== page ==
How to Write Event Listings that People Will Actually Read
Think back to the last time you took a creative writing class, maybe in high school or college. Remember what the instructor always scribbled in the margins of your masterpieces—“Show, don’t tell”?
Sorry to trigger any academic PTSD, but we’re going to revisit that old (yet valuable) cliché in the context of writing copy for your event listings.
If you want to master the art of writing event listings that make your shindigs stand out from the competition, you’ll need to embrace “show, don’t tell.” The best event descriptions paint a vivid picture for attendees. They entice people to not just to click on your event, but to actually register and show up!
So let’s roll up our sleeves and pull out our fountain pens and notebooks (…we’re seeing this creative writing metaphor through to the bitter end). Here are a few tips for writing effective copy to promote your next event.
Choose your words wisely.
Descriptive language! Active voice! Engaging storytelling! Whether you’re working on your novel or you’re typing up a description of a young professional happy hour, the pillars of great writing still apply.
In your event listings, avoid language that’s overly technical, and stay away from jargon, as much as you may wish to emphasize the synergies that will emerge at your next disruptive marketing soiree (barf). Instead, use straightforward language and active voice to build excitement around your event.
That said, your event descriptions shouldn’t be too wordy. There’s nothing wrong with a little bit of clever wordplay, but your first priority is to write an event listing communicates the vital information to attendees. It’s always best to put clear communication above flashy semantic acrobatics.
Write for searchers.
If you think SEO copy has to sound like it was written by R2-D2, think again. It’s totally possible to write search-friendly copy that doesn’t sound robotic.
SEO is a low-budget way to help more people find your website organically. That means more people checking out your event listings, which can even lead to a major boost in event attendance. If you’re an SEO beginner, this SEO crash course is a good place to start.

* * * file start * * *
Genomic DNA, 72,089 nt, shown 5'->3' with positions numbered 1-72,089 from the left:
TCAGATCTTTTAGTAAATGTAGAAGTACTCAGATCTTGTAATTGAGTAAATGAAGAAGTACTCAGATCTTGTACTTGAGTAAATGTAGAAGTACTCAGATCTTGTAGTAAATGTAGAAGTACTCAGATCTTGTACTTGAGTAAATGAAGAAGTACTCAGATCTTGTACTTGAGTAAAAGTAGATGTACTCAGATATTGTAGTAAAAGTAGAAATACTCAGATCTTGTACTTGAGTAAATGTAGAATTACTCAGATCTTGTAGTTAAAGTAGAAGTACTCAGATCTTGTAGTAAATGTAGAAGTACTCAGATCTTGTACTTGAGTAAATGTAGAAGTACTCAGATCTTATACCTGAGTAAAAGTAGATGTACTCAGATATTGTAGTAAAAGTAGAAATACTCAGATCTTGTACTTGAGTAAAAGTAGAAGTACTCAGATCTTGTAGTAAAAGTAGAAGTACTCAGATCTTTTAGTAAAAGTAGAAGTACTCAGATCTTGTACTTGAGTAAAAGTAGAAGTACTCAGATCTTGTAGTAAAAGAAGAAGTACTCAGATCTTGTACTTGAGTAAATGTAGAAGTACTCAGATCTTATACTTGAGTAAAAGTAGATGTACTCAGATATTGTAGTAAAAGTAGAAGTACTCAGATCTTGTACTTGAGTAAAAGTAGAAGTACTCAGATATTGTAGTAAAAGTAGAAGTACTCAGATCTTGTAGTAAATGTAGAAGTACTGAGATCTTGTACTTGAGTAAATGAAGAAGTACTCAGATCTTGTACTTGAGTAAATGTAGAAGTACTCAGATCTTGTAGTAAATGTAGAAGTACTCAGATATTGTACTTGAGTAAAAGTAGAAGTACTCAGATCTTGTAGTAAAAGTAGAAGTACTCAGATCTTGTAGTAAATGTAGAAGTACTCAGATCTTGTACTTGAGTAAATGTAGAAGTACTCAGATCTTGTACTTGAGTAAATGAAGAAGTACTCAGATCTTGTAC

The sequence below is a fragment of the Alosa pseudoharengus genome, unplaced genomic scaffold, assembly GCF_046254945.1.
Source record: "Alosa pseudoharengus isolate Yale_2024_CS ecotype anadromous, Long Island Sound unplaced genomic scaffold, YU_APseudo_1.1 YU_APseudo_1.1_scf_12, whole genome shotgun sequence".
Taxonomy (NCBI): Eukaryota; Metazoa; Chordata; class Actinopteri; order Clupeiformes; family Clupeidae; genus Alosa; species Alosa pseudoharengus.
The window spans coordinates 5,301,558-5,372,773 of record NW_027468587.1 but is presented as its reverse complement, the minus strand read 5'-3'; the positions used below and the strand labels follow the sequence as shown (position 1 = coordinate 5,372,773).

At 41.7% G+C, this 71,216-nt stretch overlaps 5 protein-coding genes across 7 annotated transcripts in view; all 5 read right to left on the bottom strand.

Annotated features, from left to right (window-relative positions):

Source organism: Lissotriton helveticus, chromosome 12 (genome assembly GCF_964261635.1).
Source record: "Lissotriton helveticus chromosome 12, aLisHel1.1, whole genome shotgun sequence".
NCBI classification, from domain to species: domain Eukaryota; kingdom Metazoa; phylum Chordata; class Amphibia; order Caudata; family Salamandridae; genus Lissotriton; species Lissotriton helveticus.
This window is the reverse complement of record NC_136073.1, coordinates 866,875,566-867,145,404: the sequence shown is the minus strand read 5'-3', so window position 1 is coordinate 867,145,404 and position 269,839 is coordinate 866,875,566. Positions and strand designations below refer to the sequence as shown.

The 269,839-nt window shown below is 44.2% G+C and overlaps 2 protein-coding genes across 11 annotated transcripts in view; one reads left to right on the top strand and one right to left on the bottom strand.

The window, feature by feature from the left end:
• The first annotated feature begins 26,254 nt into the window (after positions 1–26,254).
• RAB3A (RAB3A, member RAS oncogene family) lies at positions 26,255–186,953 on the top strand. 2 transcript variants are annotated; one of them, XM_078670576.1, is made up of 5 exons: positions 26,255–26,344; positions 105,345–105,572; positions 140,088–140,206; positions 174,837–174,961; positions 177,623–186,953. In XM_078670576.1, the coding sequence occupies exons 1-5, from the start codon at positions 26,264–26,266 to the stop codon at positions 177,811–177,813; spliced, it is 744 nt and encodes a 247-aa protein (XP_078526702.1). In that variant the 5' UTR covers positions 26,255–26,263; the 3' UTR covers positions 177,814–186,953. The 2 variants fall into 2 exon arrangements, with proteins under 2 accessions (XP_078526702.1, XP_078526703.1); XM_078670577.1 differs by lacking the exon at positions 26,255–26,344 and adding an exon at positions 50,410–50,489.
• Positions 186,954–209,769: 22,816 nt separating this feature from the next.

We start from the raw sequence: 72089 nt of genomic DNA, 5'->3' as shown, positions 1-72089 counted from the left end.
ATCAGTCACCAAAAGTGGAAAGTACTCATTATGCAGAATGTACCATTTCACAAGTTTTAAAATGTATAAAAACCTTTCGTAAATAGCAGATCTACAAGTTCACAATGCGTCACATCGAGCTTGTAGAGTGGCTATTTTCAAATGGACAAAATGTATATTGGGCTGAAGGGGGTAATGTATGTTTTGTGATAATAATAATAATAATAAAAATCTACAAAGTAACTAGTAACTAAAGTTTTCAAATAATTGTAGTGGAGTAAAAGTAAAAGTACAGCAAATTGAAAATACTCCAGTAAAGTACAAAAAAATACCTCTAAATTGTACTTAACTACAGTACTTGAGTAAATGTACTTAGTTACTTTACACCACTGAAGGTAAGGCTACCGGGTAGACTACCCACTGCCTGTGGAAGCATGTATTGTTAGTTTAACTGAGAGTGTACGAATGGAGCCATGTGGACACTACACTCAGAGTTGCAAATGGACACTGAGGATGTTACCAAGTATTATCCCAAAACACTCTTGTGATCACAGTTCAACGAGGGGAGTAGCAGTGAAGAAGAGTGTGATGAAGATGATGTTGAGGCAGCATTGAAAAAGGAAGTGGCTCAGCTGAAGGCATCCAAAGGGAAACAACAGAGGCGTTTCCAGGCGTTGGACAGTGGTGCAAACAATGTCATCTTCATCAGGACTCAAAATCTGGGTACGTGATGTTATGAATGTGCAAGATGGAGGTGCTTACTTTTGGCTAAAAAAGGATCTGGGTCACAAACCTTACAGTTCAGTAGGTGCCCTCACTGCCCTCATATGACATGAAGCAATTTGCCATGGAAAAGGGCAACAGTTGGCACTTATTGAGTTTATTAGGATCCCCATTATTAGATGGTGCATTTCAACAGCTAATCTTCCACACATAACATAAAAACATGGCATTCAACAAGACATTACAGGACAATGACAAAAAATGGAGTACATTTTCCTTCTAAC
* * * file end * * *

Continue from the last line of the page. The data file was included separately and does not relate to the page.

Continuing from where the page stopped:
If you’ve got some SEO experience and you’re already targeting keywords in your website copy, be sure to do the same in your event listings. Weave your keywords into event titles and descriptions, and take advantage of the extra opportunity to use custom metadata, alt text, and strategic hyperlinking.
SEO doesn’t have to stifle your creativity. As you write, don’t worry about following any overly rigid SEO formulas, and definitely don’t fall into the trap of keyword stuffing. Just focus on writing descriptive, active copy that features your target keywords naturally.
Formatting is your friend.
By now, we know that people read differently on the web than they do in print. To make it easy for readers to scan your event listing and quickly find key information, be sure to break up large blocks of text with headlines, bullet points, lists, bold or italic fonts, and images or videos, when appropriate.
Let’s say you’re hard at work on the event description for your young professional happy hour. An effective listing might be formatted with a bolded headline for each section: When, where, what to bring, registration details, and so on.
You may also want to include a video or photo gallery that shows the last happy hour you hosted. Even the most compelling event copy can benefit from some visuals to illustrate just how awesome your event will be and why people should show up.
If you keep these tips in mind the next time you sit down to write an event listing, one thing is certain: You’ll be well on your way to crafting copy that dazzles and delights!
Then, when you’re done, print out your immaculate new event description and write your own feedback in the margins: “A+! Your finest work yet! You beautiful genius, you!” Whatever you want. We won’t judge.Back to all posts